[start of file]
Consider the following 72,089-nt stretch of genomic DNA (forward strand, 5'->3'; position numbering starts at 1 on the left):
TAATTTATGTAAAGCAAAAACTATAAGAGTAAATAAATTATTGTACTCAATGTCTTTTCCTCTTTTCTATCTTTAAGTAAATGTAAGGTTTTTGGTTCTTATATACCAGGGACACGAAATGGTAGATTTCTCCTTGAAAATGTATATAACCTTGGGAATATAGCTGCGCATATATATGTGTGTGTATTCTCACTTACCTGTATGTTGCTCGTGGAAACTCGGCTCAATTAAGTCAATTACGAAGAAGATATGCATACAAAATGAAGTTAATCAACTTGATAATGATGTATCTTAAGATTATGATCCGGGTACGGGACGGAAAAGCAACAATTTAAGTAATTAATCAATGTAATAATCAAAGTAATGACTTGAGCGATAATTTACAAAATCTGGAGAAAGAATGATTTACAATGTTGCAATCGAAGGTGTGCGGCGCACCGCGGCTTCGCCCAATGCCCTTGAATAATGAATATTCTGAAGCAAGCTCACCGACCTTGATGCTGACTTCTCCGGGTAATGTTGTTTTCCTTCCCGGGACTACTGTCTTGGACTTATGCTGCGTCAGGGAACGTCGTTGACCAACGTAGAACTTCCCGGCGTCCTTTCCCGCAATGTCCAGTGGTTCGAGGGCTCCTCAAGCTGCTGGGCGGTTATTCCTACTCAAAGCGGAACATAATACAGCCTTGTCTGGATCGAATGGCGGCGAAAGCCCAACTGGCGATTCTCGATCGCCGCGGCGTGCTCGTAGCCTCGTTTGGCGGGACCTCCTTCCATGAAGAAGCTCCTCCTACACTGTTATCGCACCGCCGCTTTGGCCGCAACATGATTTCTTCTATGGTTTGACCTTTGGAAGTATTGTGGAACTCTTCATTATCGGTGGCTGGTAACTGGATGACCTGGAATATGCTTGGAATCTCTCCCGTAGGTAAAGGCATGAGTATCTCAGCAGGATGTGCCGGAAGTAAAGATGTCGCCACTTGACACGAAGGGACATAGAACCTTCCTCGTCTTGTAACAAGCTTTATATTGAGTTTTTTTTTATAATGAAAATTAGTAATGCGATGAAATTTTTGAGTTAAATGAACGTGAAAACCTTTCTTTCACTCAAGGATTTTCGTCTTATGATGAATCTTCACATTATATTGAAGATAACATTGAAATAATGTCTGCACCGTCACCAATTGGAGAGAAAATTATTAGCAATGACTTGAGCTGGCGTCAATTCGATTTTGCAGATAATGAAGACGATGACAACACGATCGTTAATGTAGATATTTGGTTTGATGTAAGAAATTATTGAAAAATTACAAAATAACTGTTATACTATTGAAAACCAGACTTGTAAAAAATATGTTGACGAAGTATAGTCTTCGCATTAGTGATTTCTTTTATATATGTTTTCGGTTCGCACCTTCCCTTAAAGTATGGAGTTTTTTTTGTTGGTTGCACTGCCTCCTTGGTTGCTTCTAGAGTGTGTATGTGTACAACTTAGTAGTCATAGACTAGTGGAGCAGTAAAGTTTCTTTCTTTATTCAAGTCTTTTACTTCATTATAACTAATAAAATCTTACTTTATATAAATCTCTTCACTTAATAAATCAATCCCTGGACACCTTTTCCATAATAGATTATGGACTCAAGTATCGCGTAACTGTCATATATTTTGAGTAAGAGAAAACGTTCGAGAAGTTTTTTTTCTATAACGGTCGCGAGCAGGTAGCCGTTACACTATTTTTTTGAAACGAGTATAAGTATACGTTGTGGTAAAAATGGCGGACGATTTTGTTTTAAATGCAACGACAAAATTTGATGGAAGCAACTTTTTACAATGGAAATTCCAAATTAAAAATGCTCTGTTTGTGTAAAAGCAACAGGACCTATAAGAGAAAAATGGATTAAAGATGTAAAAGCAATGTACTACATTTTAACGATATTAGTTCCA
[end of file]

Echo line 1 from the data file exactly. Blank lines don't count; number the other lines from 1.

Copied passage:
Consider the following 72,089-nt stretch of genomic DNA (forward strand, 5'->3'; position numbering starts at 1 on the left):